I’m no stranger to virtual addictions. When I was a young, starry-eyed girl stumbling around the internet, before I’d been told “TITS OR GTFO” hundreds of times, I found Neopets. I spent long evenings sneaking downstairs to the shared family desktop, eager to play the multitude of mini games, buy new things for my pets, or dream shared dreams with strangers on the text roleplaying forums. I’ve bounced from site to site ever since, seeking validation in virtual rewards. Hell, as I type this, I have a window open for Twitter, Facebook, and WordPress, and I’m compulsively checking each to see if I have any new notifications. After a while, I move on and each profile fades into cyberspace limbo (or at least I hope they do. Otherwise I may have some emaciated Neopets to answer to). Objectively, I can see that many of these obsessions were the result Skinner Box priming, especially the gaming sites. It’s exciting when your actions produce a reward, however inconsequential it may be.
I was seduced by the sweet song of another siren during finals week my sophmore year of college (I always pick a helluva a time to get addicted to things). The siren in question was a browser game that went by the name Echo Bazaar, and is now known as Fallen London. The game promised me a subterranean Victorian London populated by clever devils, decadent Bohemians, rough-and-tumble Zailors (who sail the Unterzee), and squidlike- Rubbery men. I was sucked in from the beginning fascinated by the steampunk aesthetic and gothic stories, but I expected that this too would pass.
Game play is fairly simple. You create a character with 4 main attributes, Watchful, Shadowy, Dangerous, and Persuasive, and are sent out into the world. You receive a Candle, which contains your Actions. Most of the interactions in the game burn through an Action, forcing players to carefully consider what Actions take precedence (though an Action is renewed every 10 minutes). With Actions, you can play Opportunity cards which are stored in your hand (the standard hand has 3 cards, but you can buy more through various venues), or you can visit the various locations on the map to play Storylets. Having different attributes unlocks different stories, ensuring that each person’s story will be a little different. There is no goal, no endgame, or ultimate reward to seek. It’s up to the player to decide what things are intriguing enough to explore and what is better left untouched.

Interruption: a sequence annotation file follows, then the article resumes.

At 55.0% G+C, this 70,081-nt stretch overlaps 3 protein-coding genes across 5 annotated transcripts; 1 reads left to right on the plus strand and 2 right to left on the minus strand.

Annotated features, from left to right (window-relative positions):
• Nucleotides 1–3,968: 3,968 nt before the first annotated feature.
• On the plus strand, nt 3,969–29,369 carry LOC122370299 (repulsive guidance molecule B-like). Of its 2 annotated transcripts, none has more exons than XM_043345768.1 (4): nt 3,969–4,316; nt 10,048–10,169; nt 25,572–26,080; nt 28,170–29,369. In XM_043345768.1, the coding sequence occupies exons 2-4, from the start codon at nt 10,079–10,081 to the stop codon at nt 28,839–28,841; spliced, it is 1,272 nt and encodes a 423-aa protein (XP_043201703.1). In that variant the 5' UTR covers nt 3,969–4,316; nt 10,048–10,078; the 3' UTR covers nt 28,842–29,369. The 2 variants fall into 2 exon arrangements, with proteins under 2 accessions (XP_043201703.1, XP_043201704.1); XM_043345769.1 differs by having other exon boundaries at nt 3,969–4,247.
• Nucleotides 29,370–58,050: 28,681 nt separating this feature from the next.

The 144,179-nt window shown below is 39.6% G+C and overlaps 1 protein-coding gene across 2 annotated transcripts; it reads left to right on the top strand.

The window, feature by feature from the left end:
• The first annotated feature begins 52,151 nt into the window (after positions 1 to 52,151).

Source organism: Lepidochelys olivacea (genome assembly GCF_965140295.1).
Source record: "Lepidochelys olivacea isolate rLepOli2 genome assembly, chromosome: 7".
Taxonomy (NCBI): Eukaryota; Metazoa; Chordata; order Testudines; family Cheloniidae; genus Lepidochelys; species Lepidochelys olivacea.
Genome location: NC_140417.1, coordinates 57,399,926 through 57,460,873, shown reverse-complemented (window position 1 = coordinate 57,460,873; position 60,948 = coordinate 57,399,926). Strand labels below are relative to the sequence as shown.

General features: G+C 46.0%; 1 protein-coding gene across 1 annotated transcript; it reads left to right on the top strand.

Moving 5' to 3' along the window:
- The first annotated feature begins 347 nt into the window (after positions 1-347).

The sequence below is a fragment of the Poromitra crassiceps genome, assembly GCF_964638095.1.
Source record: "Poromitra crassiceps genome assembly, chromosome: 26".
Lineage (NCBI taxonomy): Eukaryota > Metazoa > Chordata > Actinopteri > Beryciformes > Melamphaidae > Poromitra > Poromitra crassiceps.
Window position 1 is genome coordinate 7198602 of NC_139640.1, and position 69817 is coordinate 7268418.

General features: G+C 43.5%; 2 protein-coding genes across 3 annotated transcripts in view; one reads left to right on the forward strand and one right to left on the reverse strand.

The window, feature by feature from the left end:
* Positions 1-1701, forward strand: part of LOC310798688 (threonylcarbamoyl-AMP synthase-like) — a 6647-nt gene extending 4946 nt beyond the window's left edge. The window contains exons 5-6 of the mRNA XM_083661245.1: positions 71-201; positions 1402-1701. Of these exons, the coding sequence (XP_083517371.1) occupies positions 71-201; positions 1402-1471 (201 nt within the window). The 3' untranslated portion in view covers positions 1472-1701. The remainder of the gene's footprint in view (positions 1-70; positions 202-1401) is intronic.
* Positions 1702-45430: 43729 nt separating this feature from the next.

Three years later, I’m not only still playing, but I’m perched on the edge of my seat, feverishly waiting for my Actions to refresh so that I can keep downing Prisoner’s Honey, an in-game drug that grants the user hallucinogenic dreams. I’m neglecting other parts of the game just to keep dreaming: I’ve neglected my Profession, and haven’t collected my Professional Perks this week. My dig in the Forgotten Quarter has run out of supplies, but I haven’t gotten more. There’s an incomplete poem in the Shuttered Palace I haven’t thought of in a few days. I tell myself that this will be the last drop and dream of a man in a spotted coat.
I’m drawn to this moment in my play because it has captivated me in a way that only a few other storylines have. I was playing not for experience or objects needed to progress, but for the descriptions of the dreams themselves. Fallen London is more like a “choose your own adventure” book than a video game, where the illustrations and user interface are clearly secondary to the words themselves. The game boasts “40,000 words” to describe its content, rather than levels or play time. For a book lover and prose nerd, this game is heaven.
Since I’ve started my life below the Surface, I’ve smuggled jade at the docks, been a courier for revolutionaries, dueled with a dead man, lost my soul, bought someone else’s, and impressed a duchess with my wit. I’ve also been stabbed in the back by a person I’ve never met, and had my breath taken away by a beautiful work of art that I’ve never seen, because all of this is in my head.
There are no flashy effects or groundbreaking mechanics here. But as a writer, and a lover of poetry, I applaud a game that can hold its player’s attention with the power of the written word. Judging by their more 20,000 fans on Facebook, 40,000 fans on Twitter, and their successfully funded Kickstarter, I think I’m not the only one. In a time when gaming consoles are defined by their graphical capabilities and game trailers resemble movies rather than game play, there is something beautiful about a game that can speak for itself.
I’ll leave you with the voice of game, some text from one of my Honey dreams. It is hard to explain exactly why this passage is so beautiful, but it is in part because the price paid for Fallen London was sunlight, and few characters ever return to the sunlit surface once they’re in the Neath:
“A lawn by a river; a breakfast table with toast and tea; an elegant sort in morning-dress of marigold silk, quirkily spotted with black….There is a sun here – low in the sky, swollen, a peculiar orange hue, but the sunlight is warm. When you return, it is the light that lingers in your memory.
“Retain what you may,” he told you. “It will protect you, although not against serpents.”
If you’re in the Bazaar, come find me. I’d be pleased to make your Acquaintance, delicious friend.